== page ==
Mountain erosion, a process long thought to be reducing carbon dioxide in the atmosphere, is apparently doing the opposite, according to the findings of a new study.
The study, led by researchers from the Woods Hole Oceanographic Institution, claims that mountain erosion actually produces carbon dioxide. Does the discovery have any effect on our understanding of climate change?
Mountain Erosion Reduces Carbon Dioxide
According to the long-standing hypothesis, mountain erosion and rock weathering can pull the carbon dioxide from the air, as newly exposed rocks trigger reactions with the atmosphere in the formation of calcite and other minerals.
However, WHOI researchers claimed that mountain erosion actually releases more carbon dioxide into the atmosphere than what it absorbs. The study, published in the Science journal, added that the source of the carbon dioxide is not geological.
The carbon dioxide being produced during mountain erosion comes from microbes in the soil that consume the ancient sources of organic carbon that are trapped in the rock before they erode. As the microbes metabolize the minerals, they create carbon dioxide.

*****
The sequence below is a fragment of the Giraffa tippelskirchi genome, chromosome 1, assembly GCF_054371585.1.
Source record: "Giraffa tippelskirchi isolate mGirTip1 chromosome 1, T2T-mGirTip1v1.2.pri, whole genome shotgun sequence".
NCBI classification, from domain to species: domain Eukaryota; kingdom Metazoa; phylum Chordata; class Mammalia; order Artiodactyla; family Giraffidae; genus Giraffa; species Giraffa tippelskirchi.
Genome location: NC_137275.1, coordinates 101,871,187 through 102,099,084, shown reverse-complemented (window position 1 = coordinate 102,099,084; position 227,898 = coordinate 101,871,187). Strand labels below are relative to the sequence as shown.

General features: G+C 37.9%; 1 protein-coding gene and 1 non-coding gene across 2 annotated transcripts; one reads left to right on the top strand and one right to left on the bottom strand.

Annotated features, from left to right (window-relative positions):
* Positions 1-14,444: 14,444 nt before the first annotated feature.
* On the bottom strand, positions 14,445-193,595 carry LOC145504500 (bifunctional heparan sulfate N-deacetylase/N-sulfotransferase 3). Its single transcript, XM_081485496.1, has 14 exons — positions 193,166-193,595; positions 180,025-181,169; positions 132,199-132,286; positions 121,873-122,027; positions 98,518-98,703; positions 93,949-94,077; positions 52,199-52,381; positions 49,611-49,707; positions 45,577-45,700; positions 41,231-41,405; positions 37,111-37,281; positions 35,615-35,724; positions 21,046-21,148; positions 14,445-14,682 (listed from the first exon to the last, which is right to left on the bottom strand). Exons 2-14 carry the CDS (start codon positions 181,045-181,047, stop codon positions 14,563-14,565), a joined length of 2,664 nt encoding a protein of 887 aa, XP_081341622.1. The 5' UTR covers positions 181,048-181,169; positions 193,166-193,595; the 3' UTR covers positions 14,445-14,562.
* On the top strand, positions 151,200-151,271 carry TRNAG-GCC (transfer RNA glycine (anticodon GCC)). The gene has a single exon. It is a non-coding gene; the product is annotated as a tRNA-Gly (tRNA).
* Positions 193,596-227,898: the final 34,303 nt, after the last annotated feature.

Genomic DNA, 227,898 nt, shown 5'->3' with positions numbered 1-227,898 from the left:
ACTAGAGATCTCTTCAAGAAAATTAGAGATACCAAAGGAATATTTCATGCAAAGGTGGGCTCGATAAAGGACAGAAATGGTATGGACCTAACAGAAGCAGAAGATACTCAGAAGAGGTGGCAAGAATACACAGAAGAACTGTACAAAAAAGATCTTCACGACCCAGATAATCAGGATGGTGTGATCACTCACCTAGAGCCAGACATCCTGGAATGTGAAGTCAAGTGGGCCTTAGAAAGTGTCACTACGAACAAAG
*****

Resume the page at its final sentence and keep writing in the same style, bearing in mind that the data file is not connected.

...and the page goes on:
The researchers made the discovery while studying Taiwan's Central Range mountains, which are some of the most prone mountains to erosion worldwide. Upon examining the soil samples at the Central Range, they found almost no organic carbon. This is because the microbes were quickly consuming them.
The bacteria that are behind the carbon dioxide production have not yet been identified, but the researchers said that determining the bacteria is the next step of the study.
Will This Change Our Understanding Of Climate Change?
The findings on mountain erosion raise questions on whether this changes things for climate change.
While the reversal of the hypothesis on carbon dioxide reduction caused by mountain erosion was an unexpected one, the researchers claimed that it will not mean much for climate change. The amount of carbon dioxide released by mountain erosion in the atmosphere is small, compared with the carbon dioxide emission caused by humans. In addition, the process of mountain erosion happens over millions of years.
The findings of the study, however, will help better understand how the carbon cycles in mountains work. The researchers are also looking to determine how mountain erosion contributed to stabilizing the amount of carbon dioxide in the Earth's atmosphere over the past millions of years.
"It allowed Earth to have the climate and conditions it's had - one that has promoted the development of complex life forms," said lead author and Harvard University postdoctoral fellow Jordon Hemingway.